Guest Post by L.A. Miller
(Las Cruces, NM)—One of the most fascinating developments in the publishing industry over the last decade had been the explosion of the sub-market known as young adult (YA) fiction, particularly the science fiction and fantasy genres.
"Young adult fiction is booming even as the rest of the publishing industry struggles in this economy and wrestles with the advent of e-books—perhaps the biggest game changer since the paperback book," says L.A. Miller, author of the new science-fiction and fantasy YA book series the Quests of Shadowind, which includes "Sky Shifter," "The Grounding Stone,” and "Veil.” The Shadowind saga revolves around a group of kids who are abducted to an alien world inhabited by ghostly creatures, cyborg animals, and virtual humans—a land where anything is possible, including being downloaded into a cryptic, evil, role-playing game.
Similar books that offer an alternate reality--one similar to our own but chillingly different--are especially popular with readers. As Susan Katz, president and publisher of HarperCollins Children’s Books, told "The New York Times": “Teen fiction is getting to be hot, hot, hot.” Indeed the children's science-fiction/fantasy segment of the total trade book market is not only gaining market share but has tripled its growth rate. Children's e-books, a category that includes young-adult fiction like the hugely popular "Hunger Games" trilogy, grew 12 percent in 2011, to $2.78 billion from $2.48 billion in 2010, reports "The New York Times."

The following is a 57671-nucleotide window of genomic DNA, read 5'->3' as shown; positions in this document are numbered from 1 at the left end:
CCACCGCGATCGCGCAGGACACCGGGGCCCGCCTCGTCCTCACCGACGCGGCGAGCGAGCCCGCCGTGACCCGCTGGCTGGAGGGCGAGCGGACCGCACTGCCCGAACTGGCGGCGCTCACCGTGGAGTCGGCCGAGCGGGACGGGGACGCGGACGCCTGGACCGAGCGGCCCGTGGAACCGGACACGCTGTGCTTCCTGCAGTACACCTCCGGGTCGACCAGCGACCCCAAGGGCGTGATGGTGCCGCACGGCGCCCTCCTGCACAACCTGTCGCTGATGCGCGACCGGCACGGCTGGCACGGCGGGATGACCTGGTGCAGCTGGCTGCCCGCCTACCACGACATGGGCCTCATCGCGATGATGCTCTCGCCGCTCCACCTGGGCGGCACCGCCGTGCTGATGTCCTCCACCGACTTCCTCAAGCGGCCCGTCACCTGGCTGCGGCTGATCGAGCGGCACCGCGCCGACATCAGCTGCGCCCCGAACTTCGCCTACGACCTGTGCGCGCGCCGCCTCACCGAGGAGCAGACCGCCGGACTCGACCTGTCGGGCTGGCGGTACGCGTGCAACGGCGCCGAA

"The Wall Street Journal" reported that Hollywood studios have been grabbing the rights to science-fiction and fantasy YA book series, especially those that offer the potential for movie sequels and profitable licensing opportunities such as toys, clothes, collectibles, and memorabilia.
"YA books are an integral part of teen culture, along with TV series, movies, video games, cartoons, and the Internet. The tie-ins abound," says L. A. Miller. "The Internet has become a major marketing tool thanks to blogs, Facebook, and Twitter."
There are a number of indicators proving that YA has truly arrived:
* YA now has its own section in Barnes & Noble and other chain and independent bookstores.
* Many kids, already attuned to electronic devices, are getting their own e-readers for e-books.
* E-books made up 25 percent of all young-adult sales, up from about 6 percent a year before.
* Fantasy, paranormal romance, and science fiction continue to dominate kids’ e-book downloads.
* Best-selling authors JK Rowling (Harry Potter) and Stephenie Meyer (Twilight) kicked off the YA explosion.
* YA books often explore important issues such as the Holocaust, bullying, divorce, dying, sexual abuse, sexual identity, friendship, failure, success, love, war, etc.
"It's a real historic moment for the publishing industry," says Mr. Miller. "I believe this genre will stay popular for a long time. Even adult-fiction best-selling authors like Patterson, Grisham, and Bushnell are moving into young-adult fantasy genre."